Format

Send to

Choose Destination
FEBS Lett. 2015 Sep 14;589(19 Pt A):2640-8. doi: 10.1016/j.febslet.2015.07.013. Epub 2015 Jul 17.

Structural, morphological, and functional diversity of amyloid oligomers.

Author information

1
Department of Molecular Medicine and Byrd Alzheimer's Research Institute, Morsani College of Medicine, University of South Florida, Tampa, FL 33612, USA. Electronic address: lbreydo@health.usf.edu.
2
Department of Molecular Medicine and Byrd Alzheimer's Research Institute, Morsani College of Medicine, University of South Florida, Tampa, FL 33612, USA; Institute for Biological Instrumentation, Russian Academy of Sciences, Pushchino, Moscow Region, Russian Federation; Department of Biology, Faculty of Science, King Abdulaziz University, P.O. Box 80203, Jeddah 21589, Saudi Arabia. Electronic address: vuversky@health.usf.edu.

Abstract

Protein misfolding and aggregation are known to play a crucial role in a number of important human diseases (Alzheimer's, Parkinson's, prion, diabetes, cataracts, etc.) as well as in a multitude of physiological processes. Protein aggregation is a highly complex process resulting in a variety of aggregates with different structures and morphologies. Oligomeric protein aggregates (amyloid oligomers) are formed as both intermediates and final products of the aggregation process. They are believed to play an important role in many protein aggregation-related diseases, and many of them are highly cytotoxic. Due to their instability and structural heterogeneity, information about structure, mechanism of formation, and physiological effects of amyloid oligomers is sparse. This review attempts to summarize the existing information on the major properties of amyloid oligomers.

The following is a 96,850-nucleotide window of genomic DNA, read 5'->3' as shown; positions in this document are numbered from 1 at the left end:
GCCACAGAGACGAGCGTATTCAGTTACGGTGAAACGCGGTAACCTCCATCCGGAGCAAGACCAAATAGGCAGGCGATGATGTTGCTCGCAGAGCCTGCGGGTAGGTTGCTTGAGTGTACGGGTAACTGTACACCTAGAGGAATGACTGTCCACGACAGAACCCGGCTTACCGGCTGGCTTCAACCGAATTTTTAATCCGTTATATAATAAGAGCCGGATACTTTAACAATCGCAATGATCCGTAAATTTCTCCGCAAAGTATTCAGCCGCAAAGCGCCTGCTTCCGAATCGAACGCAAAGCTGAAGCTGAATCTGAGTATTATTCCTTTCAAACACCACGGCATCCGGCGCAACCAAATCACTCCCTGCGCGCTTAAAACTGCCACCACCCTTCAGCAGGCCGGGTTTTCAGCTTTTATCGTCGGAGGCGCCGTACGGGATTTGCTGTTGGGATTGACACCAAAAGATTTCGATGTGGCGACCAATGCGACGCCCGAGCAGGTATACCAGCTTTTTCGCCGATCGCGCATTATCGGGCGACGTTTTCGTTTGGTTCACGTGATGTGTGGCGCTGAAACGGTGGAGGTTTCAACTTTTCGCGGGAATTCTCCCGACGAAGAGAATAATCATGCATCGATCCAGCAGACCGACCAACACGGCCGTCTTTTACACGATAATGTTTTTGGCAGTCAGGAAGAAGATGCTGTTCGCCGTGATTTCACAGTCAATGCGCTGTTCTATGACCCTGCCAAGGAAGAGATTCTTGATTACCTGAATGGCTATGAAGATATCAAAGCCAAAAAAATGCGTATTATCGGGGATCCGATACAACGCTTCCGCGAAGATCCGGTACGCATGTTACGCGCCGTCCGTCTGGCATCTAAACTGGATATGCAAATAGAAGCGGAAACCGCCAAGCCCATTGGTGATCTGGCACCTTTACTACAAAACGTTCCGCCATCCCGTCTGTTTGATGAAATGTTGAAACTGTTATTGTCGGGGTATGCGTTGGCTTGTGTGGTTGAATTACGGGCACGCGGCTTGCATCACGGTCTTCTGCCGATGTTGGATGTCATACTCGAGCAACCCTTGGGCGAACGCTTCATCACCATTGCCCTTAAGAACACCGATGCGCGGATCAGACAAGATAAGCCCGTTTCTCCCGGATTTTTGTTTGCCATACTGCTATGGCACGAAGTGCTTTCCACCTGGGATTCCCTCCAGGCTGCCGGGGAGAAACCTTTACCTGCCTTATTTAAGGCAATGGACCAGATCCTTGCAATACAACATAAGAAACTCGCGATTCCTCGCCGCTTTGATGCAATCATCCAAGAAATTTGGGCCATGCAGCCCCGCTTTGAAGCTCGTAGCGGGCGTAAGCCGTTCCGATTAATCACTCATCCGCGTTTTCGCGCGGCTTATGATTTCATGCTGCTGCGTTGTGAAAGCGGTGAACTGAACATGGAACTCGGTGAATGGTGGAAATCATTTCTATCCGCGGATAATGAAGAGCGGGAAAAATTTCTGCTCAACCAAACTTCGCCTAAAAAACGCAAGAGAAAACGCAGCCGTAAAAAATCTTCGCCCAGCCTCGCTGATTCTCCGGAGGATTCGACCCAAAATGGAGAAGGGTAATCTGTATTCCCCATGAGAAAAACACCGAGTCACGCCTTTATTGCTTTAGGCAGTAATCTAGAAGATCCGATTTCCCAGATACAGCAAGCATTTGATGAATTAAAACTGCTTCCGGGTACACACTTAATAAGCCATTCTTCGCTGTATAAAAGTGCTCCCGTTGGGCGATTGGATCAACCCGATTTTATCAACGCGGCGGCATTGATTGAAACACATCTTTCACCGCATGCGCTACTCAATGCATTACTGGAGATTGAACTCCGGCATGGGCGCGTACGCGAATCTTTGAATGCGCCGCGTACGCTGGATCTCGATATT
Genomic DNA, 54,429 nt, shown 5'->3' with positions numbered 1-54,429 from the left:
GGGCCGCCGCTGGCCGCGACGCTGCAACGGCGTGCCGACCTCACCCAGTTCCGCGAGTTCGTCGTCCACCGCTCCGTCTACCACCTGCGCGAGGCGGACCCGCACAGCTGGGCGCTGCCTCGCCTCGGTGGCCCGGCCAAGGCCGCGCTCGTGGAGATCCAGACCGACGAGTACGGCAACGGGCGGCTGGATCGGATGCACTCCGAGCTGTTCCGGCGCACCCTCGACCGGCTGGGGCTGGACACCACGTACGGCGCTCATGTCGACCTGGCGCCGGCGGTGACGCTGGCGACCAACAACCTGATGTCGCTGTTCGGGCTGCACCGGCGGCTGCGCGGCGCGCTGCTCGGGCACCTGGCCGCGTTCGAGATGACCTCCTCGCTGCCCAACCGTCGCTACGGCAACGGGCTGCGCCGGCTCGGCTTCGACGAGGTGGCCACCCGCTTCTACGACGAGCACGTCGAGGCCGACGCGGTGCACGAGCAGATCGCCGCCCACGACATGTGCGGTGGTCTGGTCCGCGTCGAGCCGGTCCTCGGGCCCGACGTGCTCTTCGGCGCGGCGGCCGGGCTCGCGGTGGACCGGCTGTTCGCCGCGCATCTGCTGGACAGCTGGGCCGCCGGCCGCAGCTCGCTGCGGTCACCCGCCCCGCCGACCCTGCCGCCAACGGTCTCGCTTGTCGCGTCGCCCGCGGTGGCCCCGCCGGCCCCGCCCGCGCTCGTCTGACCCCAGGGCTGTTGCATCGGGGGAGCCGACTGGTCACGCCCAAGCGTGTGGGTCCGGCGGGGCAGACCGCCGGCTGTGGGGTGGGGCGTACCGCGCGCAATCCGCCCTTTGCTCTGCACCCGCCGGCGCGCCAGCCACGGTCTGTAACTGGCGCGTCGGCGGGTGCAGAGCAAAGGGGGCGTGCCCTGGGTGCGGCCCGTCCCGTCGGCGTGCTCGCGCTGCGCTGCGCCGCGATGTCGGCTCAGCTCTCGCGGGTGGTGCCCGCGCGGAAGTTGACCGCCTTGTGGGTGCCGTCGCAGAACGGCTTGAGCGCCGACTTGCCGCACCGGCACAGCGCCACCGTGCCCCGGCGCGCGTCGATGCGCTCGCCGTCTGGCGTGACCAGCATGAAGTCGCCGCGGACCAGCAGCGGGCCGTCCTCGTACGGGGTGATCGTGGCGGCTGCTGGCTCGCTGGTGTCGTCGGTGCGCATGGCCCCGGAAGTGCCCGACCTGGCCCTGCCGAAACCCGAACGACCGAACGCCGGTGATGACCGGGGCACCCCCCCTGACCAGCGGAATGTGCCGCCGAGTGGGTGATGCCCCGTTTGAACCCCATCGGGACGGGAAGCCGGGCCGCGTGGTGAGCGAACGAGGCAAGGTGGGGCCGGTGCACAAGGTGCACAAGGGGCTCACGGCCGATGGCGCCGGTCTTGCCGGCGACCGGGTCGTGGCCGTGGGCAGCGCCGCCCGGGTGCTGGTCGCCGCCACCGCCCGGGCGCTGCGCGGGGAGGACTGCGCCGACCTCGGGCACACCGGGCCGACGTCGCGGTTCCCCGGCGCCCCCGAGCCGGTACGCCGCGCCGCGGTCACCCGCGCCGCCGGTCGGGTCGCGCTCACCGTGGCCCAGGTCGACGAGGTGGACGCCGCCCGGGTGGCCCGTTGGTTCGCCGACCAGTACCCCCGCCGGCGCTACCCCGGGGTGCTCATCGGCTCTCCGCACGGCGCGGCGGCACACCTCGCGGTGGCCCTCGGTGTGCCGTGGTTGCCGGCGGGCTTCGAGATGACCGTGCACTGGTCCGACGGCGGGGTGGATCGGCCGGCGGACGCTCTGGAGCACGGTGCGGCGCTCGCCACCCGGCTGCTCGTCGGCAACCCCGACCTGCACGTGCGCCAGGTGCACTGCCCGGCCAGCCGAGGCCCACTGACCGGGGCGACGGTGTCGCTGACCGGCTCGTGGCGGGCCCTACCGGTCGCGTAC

KEYWORDS:

Amyloid fibril; Amyloid oligomer; Cytotoxicity; Protein aggregation; Protein misfolding

PMID:
26188543
DOI:
10.1016/j.febslet.2015.07.013
[Indexed for MEDLINE]
Free full text

Supplemental Content

Full text links

Icon for Wiley
Loading ...
Support Center